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A Wistar Weekend of Reflection
Darien Sutton
Wistar family on historic walking tour trace Dr. Caspar Wistar's footsteps

The Wistar Institute hosted a history-focused weekend of festivities celebrating the 300th anniversary of Caspar Wistar the Elder’s arrival from Germany to Philadelphia. This important anniversary drew a large contingent of Wistar family members and supporters to the Institute—many for the first time.

On September 15, nearly 100 Wistar descendants from across the U.S., Canada and the U.K., reflected on their shared heritage at a special reception and dinner held at the Institute. Guests viewed several artifact collections belonging to their ancestors, which were pulled from Wistar’s vault for this special night. On display were 18th and 19th century historical objects and ephemera–from Civil War weaponry, uniform adornments and Brigadier General Isaac J. Wistar’s general orders to letters, Continental currency and medieval anatomy books.

A very realistic “Thomas Jefferson” spoke about his friendship with Dr. Caspar Wistar, his scientific influence and their work together at the American Philosophical Society where they identified the Megalonyx jeffersonii, a fossil that belonged to a prehistoric ground sloth.

Wistar’s own Brian Ross, a HIV research assistant in the lab of Luis J. Montaner, D.V.M., D.Sc., donned the uniform of an American Civil War Union Solider and discussed Institute founder and Isaac’s Civil War experience, detailing battles he fought at Ball’s Bluff and Antietam, the weapons Isaac carried into war and his military commitment. 

Throughout the night, Wistar family member Christopher Turman presented a special genealogy program and encouraged descendants to trace their ancestry and fill in the gaps of their extensive family tree.

During the program, President & CEO Dr. Dario C. Altieri welcomed the family and emphasized the Institute’s commitment to carrying forward its pioneering legacy established by their ancestors with innovative cancer and infectious disease research taking place today. Dr. Altieri and all the presenters spoke about the Wistar family's deep connection to the Institute and the Institute’s unique place in history as well as today, where its current focus is as an engine of biomedical discovery.

The next morning, Rosalind Beiler, associate professor of history at the University of Central Florida, gave an informative and captivating lecture on Caspar Wistar the Elder. The lecture fittingly took place at the American Philosophical Society where Dr. Wistar (grandson of the Elder) served as fourth president of the Society after his good friend Thomas Jefferson.

After the lecture, Wistar descendants put their family history in action and enjoyed historic walking tours throughout the Philadelphia area. At Haverford College, guests learned the fascinating Treaty Elm story, in which William Penn and a Lenape Chief pledged a friendship treaty that guaranteed fairness, justice and peace to the Lenape Tribe. The elm tree eventually fell, but Wistar family ancestors—Bartholomew W. Wistar in 1830 and his grandson Caleb Cresson Wistar in 1915—would later return to plant new, descendant elm trees in place of those that fell or succumbed to Dutch Elm Disease.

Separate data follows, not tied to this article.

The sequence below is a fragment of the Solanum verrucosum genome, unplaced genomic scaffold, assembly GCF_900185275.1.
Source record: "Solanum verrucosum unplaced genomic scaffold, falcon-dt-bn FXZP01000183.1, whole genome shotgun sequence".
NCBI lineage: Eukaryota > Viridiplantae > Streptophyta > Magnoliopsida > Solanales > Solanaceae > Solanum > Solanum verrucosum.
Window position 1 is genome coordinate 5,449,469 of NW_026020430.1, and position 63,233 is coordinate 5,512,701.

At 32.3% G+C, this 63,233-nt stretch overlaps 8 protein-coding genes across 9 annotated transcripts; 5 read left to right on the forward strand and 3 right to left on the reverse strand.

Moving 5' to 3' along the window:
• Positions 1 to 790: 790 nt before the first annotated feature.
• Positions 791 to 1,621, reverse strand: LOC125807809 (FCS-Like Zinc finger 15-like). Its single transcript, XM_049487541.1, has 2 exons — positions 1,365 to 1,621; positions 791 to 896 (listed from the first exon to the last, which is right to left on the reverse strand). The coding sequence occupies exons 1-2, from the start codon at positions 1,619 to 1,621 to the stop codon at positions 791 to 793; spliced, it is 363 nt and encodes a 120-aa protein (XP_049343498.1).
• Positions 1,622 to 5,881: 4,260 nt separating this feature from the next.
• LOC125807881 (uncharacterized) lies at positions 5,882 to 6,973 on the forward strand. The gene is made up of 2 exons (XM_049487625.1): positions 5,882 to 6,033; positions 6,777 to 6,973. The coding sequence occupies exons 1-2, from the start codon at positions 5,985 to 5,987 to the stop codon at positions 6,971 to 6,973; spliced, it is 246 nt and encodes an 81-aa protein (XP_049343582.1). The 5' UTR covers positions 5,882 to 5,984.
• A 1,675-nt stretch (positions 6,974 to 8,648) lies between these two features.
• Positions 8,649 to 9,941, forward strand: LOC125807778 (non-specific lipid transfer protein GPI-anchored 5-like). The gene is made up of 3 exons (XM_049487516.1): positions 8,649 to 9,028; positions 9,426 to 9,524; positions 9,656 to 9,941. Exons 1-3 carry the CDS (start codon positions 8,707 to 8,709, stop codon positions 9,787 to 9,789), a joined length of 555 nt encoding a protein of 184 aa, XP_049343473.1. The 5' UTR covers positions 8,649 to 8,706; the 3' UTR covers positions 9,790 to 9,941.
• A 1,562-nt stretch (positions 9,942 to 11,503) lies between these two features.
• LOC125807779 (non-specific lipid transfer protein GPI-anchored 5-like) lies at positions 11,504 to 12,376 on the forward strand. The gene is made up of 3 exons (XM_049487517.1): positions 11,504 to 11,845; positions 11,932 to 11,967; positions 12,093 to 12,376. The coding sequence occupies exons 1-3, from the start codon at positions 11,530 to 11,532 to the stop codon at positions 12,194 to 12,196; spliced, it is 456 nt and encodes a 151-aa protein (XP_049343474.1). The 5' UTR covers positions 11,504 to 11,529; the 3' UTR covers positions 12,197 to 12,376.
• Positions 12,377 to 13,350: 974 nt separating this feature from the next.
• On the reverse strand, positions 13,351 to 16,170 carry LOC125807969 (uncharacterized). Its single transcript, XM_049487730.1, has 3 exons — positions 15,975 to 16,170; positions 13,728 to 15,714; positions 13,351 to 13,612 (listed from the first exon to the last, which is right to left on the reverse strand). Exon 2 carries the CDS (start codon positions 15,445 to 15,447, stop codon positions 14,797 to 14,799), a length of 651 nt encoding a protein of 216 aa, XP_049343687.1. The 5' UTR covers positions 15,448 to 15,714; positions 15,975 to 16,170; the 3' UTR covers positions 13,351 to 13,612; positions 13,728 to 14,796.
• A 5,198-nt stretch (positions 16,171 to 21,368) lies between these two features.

A Philadelphia historical walking tour through Old City guided Wistar descendants in the footsteps of the late Dr. Wistar as he lived and worked. Led by historical markers (character actors playing real inhabitants in the 18th and 19th century), “Dolly Madison” talked about her life as it pertained to Dr. Wistar and times before and after the American Revolution.

Wistar family members also visited the Friend’s Meeting house built in 1804. Stops were made at the Betsy Ross House, Christ Church and the spot where Dr. Wistar’s house once stood, as well as the framework marking Benjamin Franklin’s House. The tour concluded with a lunch at the Morris house—once home to the Morris family, a Philadelphia family related to the Wistar family.

On Sunday, Samuel and Nicole Rhoads hosted a brunch for the family at their house in Germantown, (northwest) Philadelphia. The timely gathering was important because Wistar family could count themselves as descendants of the Quakers and Mennonite families that established the area. This final get-together was also an opportunity for family reflection and to pledge to stay in touch before they returned home. Some family went on to visit the historic Wyck House, one of Philadelphia’s oldest houses just blocks away. Caspar Wistar The Elder lived here with his wife Catherine, followed by their daughter and Wistar generations after. Wistar family members came closer to understanding their family’s past and the significant role they played in Philadelphia history starting in the 1700s.

A legacy that Wistar ancestors would be proud to realize: The Wistar Institute and its family are not only thriving, but celebrated centuries after their arrival.

Click here to view a photo album from the weekend's festivities.

You can also download the two PowerPoint presentations. Click here to view the PowerPoint about the treaty elm. Click here to view Rosalind Beiler's Caspar Wistar presentation.

You can also watch a special video about the history of The Wistar Institute below.